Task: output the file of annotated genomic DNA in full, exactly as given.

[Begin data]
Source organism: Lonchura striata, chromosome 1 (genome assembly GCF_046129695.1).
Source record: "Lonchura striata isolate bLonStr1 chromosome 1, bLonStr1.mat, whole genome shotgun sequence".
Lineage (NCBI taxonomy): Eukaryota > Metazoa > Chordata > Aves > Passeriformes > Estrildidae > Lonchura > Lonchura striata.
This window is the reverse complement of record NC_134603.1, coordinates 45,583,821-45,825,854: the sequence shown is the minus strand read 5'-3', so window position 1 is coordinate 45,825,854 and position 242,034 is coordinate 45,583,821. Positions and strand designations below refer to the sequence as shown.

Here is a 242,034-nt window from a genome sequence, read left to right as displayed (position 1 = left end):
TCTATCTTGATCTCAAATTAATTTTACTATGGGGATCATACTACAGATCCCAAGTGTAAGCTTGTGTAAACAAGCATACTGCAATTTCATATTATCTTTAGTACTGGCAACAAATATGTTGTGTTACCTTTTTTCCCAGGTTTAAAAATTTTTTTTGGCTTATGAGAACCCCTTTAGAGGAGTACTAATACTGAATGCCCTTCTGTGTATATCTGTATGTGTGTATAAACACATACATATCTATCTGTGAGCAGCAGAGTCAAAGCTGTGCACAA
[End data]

Source organism: Lonchura striata, chromosome 1 (genome assembly GCF_046129695.1).
Source record: "Lonchura striata isolate bLonStr1 chromosome 1, bLonStr1.mat, whole genome shotgun sequence".
Lineage (NCBI taxonomy): Eukaryota > Metazoa > Chordata > Aves > Passeriformes > Estrildidae > Lonchura > Lonchura striata.
This window is the reverse complement of record NC_134603.1, coordinates 45,583,821-45,825,854: the sequence shown is the minus strand read 5'-3', so window position 1 is coordinate 45,825,854 and position 242,034 is coordinate 45,583,821. Positions and strand designations below refer to the sequence as shown.

Here is a 242,034-nt window from a genome sequence, read left to right as displayed (position 1 = left end):
TCTATCTTGATCTCAAATTAATTTTACTATGGGGATCATACTACAGATCCCAAGTGTAAGCTTGTGTAAACAAGCATACTGCAATTTCATATTATCTTTAGTACTGGCAACAAATATGTTGTGTTACCTTTTTTCCCAGGTTTAAAAATTTTTTTTGGCTTATGAGAACCCCTTTAGAGGAGTACTAATACTGAATGCCCTTCTGTGTATATCTGTATGTGTGTATAAACACATACATATCTATCTGTGAGCAGCAGAGTCAAAGCTGTGCACAA